Hewlett-Packard's troubled Enterprise Storage and Servers group bounced back to profitability during its most recent financial quarter, and the company as a whole saw revenue rise 8 percent to $21.4 billion, the Palo Alto, California, company reported Tuesday.
HP's net earnings for its fourth fiscal quarter, which included $136 million in after-tax adjustments, were $1.2 billion, or $0.41 per share. This exceeded analyst expectations of $0.37 per share compiled by Thomson First Call. HP's total revenues were also slightly ahead of Thomson's estimates, which had been $21.1 billion, according to a survey of 18 financial analysts.
Excluding the adjustments, HP's net earnings were $1.1 billion, or $0.37 per share.
The Enterprise Storage and Servers group reported an operating profit of $107 million and a 7 percent increase in revenue. Several key executives in that group were fired last quarter following a botched order processing system migration. The group recorded $4.1 billion in revenue for the quarter.
Problems with the order processing system, which affected sales of HP's ProLiant servers, have been resolved, said Carly Fiorina, HP's chairman and chief executive officer. HP shipped a record number of ProLiant servers during the period, with unit shipments up 18 percent from the fourth quarter of 2003, she said.
HP reversed declines in sales of its NonStop fault-tolerant systems, but sales of the company's Alpha servers, which HP is in the process of phasing out of the market, dropped 27 percent year-over-year. Fourth-quarter revenue from NonStop servers was up 13 percent and up 8 percent for HP-UX systems compared to last year, Fiorina said. NonStop sales were down 25 percent year-over-year during the third quarter.
Sales of the company's Itanium-based Integrity servers now make up 16 percent of HP's high-end "business critical" server revenue, up from 5 percent a year ago, Fiorina said.
Managed services continued to be a fast-growing component of HP's services business. This area grew at 35 percent, year-over-year, fueled by $1.1 billion in services deals signed during the quarter with Nokia Corp., Starwood Hotels & Resorts Worldwide Inc. and WestLB AG, Fiorina said.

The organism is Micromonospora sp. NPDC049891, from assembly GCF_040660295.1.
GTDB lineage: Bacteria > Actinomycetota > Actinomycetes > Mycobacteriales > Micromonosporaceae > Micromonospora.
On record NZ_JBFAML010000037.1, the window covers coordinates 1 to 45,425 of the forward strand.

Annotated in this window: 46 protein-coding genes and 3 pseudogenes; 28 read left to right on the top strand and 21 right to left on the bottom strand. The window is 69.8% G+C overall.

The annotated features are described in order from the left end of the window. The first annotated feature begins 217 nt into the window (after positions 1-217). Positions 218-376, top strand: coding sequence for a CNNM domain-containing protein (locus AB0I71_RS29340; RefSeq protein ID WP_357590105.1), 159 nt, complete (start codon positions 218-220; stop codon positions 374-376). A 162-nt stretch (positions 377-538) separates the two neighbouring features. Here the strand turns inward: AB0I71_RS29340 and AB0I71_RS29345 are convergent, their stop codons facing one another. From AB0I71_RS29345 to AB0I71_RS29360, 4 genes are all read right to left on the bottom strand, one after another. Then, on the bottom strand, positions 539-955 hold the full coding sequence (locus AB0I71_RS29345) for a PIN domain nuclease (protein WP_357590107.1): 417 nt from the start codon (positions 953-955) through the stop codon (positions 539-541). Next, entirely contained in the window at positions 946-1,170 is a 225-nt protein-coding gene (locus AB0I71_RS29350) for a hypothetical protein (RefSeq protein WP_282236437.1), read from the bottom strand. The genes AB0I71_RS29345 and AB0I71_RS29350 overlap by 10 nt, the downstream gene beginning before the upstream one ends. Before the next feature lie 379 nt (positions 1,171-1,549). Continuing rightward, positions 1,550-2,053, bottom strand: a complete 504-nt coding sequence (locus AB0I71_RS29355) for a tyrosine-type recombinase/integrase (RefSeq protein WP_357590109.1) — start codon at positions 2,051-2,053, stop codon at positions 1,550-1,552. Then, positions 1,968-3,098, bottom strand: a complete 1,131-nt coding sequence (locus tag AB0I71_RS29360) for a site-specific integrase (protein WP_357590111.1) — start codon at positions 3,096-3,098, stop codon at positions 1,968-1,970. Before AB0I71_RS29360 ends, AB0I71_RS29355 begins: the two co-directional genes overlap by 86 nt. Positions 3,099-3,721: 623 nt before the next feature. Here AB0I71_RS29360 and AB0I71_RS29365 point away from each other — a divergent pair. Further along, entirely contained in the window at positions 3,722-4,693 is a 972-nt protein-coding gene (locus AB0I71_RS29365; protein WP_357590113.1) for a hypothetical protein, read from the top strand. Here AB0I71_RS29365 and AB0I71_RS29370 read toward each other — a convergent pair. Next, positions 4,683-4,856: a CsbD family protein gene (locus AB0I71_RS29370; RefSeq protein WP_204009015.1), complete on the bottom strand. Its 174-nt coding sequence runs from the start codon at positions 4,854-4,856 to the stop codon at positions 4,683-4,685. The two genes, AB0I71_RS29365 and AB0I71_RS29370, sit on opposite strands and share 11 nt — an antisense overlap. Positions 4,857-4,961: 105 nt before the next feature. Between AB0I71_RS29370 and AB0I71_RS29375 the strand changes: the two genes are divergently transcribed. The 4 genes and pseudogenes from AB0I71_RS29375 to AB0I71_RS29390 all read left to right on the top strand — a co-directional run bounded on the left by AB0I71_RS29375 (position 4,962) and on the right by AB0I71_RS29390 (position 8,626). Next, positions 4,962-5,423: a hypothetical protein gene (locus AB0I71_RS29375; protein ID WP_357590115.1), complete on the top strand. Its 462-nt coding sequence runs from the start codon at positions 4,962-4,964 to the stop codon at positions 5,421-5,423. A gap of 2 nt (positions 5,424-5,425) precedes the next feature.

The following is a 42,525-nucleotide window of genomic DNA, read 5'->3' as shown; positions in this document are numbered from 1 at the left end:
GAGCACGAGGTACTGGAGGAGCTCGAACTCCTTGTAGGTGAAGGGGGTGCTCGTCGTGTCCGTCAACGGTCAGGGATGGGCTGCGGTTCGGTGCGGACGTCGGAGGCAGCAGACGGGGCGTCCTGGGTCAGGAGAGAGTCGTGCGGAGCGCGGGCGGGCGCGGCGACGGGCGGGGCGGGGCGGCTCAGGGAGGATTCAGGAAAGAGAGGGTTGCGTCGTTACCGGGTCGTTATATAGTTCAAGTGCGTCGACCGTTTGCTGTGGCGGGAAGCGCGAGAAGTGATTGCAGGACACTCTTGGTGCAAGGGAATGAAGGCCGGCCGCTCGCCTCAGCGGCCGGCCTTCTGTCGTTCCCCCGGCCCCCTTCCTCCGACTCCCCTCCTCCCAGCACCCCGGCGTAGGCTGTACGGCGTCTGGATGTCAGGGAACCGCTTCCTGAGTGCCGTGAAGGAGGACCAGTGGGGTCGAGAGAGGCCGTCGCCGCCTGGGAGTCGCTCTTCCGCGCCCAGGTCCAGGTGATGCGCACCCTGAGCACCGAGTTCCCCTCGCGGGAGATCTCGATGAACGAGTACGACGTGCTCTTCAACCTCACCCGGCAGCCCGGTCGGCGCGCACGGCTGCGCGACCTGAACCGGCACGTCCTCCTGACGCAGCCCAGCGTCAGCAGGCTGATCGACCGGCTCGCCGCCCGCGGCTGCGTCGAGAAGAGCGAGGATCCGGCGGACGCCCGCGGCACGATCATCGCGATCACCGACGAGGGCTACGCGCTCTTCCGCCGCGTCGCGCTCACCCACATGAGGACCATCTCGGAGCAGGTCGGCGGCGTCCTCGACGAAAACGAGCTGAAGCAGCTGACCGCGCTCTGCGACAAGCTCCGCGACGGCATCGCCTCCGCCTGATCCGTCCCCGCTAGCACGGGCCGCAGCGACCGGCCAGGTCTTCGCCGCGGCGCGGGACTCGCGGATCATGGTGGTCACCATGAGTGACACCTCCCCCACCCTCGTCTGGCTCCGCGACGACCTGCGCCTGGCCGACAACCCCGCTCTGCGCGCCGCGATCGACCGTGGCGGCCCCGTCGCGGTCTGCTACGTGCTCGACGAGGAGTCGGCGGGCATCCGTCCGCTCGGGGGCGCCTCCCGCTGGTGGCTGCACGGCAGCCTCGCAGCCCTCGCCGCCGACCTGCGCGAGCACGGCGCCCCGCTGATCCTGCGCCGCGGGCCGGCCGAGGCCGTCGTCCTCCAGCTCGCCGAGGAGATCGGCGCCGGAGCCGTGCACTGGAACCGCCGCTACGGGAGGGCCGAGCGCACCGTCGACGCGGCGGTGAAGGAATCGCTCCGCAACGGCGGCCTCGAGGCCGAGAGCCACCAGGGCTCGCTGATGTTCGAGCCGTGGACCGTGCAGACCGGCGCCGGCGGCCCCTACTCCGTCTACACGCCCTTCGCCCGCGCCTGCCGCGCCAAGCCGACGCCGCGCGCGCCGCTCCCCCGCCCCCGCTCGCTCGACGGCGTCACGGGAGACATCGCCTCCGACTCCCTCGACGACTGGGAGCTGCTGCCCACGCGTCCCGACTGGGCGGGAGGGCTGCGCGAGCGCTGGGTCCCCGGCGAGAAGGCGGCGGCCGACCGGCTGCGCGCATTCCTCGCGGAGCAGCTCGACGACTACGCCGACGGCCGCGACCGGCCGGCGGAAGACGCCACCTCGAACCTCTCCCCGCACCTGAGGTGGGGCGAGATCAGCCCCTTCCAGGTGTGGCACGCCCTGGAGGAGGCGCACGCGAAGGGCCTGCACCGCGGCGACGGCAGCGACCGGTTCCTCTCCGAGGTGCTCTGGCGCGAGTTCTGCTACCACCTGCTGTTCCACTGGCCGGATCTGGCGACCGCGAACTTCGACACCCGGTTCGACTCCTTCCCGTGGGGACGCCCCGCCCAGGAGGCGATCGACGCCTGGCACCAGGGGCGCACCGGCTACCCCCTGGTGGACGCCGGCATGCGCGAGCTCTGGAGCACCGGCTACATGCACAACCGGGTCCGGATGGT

"They have nailed down some pretty impressive outsourcing and managed services contracts," said Terry Shannon, the publisher of Shannon Knows High Performance Computing, a newsletter focused on HP. "They're strongest in services and printing and imaging right now," he said.
HP Services reported a profit of $367 million, with revenues up 13 percent from the previous year to $3.7 billion.
The company's Imaging and Printing Group reported a profit of $1.1 billion on revenues of $6.5 billion. HP sold 14 million printers during the quarter, but total revenue was up only 5 percent from the year-ago quarter.
HP's storage division continued to struggle. Networked storage revenue was down 9 percent compared to last year's fourth quarter, despite the introduction of a number of new storage products during the quarter, Fiorina said. "Storage is a business with long sales lead times and it will take more than a quarter or two for us to achieve the results we expect," she said.
HP's Personal Systems Group, which sells desktop systems and notebooks, eked out an operating profit of $78 million on sales of $6.5 billion during the quarter, its strongest performance since 2000, according to HP.
Both the Enterprise and Personal Systems groups have yet to live up to HP's expectations, Fiorina said. "We are not yet to our target levels of profitability in either one. We continue to plan for and expect profit improvement in both," she said.
And while the enterprise market showed signs of "strengthening" during the fourth quarter, according to Fiorina, she did not appear to hold up much hope that the holiday season would bring about a dramatic change of affairs in the Personal Systems Group. "From what we can tell, and obviously it's early going here … our current read of the consumer season is that it's not bad but not spectacular," she said.